Dissipation (of the sinner) — “. . . who was reported to him for squandering his property.”
    The Lord here describes the essence of many of our sins: We squander His gifts. We waste the gifts we have received and use them for sinful ends.
    For example, in greed we hoard the gifts He gave us. Instead of using them to help others, as God intended, we store them up for ourselves. Yet all the goods of the world belong to all the people of the world, and they ought to be shared to the extent that we are able.
    Other examples of squandering the things of God are these: in gossip, lying, and cursing, wherein we misuse the gift of speech; in laziness, wherein we misuse the gift of time; in all sin, wherein we abuse the gift of our freedom. This is the dissipation, the squandering, of God’s goods.
    God has given us many good things, but instead of using them to build the Kingdom, we squander them and dissipate it.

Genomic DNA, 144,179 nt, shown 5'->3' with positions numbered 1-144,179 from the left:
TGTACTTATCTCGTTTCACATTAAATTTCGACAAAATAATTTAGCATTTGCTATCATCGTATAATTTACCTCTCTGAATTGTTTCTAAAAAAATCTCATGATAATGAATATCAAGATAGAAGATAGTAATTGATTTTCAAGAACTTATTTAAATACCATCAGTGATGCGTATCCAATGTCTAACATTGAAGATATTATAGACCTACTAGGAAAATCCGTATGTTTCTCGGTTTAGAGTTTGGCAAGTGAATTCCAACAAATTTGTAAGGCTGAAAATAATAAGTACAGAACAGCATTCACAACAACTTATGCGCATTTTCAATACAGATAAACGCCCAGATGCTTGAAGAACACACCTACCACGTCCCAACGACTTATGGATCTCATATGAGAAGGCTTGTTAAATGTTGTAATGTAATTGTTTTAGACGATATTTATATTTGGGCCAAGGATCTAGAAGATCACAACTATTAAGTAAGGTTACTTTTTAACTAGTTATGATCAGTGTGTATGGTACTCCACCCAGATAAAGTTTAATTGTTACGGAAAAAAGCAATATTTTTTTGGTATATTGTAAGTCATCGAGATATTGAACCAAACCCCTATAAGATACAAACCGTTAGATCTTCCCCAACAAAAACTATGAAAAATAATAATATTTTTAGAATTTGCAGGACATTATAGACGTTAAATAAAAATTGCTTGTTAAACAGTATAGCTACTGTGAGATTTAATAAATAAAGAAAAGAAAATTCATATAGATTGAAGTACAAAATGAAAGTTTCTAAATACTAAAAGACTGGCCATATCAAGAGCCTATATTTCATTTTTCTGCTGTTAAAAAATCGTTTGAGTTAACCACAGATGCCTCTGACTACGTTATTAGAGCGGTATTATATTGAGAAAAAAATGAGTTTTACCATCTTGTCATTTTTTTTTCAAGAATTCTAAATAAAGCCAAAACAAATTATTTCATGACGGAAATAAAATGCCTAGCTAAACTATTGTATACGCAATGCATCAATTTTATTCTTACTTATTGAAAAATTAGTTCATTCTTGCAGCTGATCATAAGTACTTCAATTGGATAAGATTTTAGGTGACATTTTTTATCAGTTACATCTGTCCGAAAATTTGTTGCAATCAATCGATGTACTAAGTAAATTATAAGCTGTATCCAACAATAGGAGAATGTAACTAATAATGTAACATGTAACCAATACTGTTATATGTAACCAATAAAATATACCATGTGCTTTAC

Death (of the sinner) — “He summoned him and said, ‘What is this I hear about you? Prepare a full account of your stewardship, because you can no longer be my steward’.”
    Here the Lord reminds us that someday our stewardship will end, and we will be called to account. Scripture reminds us, “So whether we are at home or away, we make it our aim to please Him. For we must all appear before the judgment seat of Christ, so that each one may receive good or evil, according to what he has done in the body” (2 Cor. 5:9).
    We have an appointed time to exercise our stewardship, but at some point, our stewardship will end, and the books will be opened. Scripture says, “And books were opened. Another book was opened, which is the book of life. The dead were judged according to what they had done as recorded in the books” (Rev. 20:11).